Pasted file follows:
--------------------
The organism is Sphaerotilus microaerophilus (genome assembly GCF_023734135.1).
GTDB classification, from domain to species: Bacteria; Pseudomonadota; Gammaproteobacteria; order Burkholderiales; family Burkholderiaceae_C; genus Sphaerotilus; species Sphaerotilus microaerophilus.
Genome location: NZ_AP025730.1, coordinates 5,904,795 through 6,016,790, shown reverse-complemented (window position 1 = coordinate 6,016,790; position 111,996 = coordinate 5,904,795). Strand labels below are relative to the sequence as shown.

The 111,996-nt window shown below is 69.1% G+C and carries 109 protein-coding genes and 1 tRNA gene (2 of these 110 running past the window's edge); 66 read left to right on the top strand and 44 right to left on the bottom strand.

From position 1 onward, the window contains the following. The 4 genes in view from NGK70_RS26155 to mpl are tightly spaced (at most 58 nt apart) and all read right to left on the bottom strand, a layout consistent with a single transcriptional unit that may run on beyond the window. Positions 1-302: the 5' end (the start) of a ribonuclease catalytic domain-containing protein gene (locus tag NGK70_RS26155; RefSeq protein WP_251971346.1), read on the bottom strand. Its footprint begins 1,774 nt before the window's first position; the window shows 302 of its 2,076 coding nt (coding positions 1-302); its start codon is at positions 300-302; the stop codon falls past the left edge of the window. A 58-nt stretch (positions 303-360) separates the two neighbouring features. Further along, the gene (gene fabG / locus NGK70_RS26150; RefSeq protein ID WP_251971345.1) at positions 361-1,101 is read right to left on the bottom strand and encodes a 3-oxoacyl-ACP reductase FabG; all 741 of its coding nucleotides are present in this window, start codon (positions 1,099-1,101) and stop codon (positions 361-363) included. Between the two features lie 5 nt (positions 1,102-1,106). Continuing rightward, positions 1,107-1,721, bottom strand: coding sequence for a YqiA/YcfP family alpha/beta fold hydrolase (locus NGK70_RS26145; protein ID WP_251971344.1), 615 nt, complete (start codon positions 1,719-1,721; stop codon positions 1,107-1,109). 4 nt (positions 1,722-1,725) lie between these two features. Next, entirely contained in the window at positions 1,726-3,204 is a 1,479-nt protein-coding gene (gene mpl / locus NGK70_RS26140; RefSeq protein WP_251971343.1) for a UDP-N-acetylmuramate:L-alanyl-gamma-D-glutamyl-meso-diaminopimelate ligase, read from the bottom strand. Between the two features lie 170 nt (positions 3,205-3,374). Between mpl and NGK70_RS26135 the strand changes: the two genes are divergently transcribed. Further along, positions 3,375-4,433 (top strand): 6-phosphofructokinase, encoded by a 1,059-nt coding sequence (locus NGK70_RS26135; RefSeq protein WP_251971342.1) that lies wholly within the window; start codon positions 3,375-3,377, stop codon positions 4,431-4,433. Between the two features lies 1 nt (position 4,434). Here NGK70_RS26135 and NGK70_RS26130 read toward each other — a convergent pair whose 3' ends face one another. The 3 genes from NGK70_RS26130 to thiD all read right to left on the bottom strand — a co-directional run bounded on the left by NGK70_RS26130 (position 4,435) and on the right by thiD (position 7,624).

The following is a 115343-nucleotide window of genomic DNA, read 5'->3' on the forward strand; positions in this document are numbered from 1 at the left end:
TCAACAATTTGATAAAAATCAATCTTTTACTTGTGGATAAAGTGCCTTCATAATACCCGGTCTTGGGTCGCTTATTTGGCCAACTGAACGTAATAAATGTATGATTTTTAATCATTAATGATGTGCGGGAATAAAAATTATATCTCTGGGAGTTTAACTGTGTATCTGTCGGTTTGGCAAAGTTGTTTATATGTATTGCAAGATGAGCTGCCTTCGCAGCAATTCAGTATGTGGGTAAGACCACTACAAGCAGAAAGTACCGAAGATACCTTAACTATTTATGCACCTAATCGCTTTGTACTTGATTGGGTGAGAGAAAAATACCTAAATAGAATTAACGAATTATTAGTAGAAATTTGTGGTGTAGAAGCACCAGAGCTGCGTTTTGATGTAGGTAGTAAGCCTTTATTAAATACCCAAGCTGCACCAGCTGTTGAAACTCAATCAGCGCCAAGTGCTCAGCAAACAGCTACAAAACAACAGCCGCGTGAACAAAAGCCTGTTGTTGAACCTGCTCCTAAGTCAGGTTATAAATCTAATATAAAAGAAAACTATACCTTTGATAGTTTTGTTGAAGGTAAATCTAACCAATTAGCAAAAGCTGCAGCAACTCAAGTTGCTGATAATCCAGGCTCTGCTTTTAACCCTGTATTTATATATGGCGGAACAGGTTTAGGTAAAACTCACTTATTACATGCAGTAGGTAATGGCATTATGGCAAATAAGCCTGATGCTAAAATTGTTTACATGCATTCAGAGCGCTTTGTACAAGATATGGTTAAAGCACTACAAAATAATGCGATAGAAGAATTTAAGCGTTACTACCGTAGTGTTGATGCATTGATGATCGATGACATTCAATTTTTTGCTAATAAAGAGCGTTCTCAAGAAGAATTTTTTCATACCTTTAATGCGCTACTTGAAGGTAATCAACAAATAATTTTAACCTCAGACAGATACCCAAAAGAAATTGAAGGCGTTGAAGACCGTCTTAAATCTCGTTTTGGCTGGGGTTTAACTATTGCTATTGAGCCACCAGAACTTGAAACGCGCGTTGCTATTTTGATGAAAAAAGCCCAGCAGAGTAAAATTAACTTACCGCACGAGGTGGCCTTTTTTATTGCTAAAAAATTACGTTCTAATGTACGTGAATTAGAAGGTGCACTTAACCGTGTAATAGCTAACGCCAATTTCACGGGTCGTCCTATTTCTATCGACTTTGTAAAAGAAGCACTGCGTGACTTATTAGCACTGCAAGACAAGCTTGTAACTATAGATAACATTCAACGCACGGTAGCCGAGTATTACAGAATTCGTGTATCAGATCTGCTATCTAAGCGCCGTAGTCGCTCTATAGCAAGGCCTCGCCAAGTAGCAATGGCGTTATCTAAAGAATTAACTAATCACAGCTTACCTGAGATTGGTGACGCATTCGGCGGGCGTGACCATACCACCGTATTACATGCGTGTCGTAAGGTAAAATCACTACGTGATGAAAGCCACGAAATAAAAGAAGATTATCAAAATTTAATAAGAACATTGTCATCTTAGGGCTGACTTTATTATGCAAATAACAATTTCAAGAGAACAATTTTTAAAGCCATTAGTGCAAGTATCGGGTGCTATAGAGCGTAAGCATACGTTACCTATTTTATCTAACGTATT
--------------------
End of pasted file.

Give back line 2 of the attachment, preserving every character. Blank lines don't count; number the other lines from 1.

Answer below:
GTDB classification, from domain to species: Bacteria; Pseudomonadota; Gammaproteobacteria; order Burkholderiales; family Burkholderiaceae_C; genus Sphaerotilus; species Sphaerotilus microaerophilus.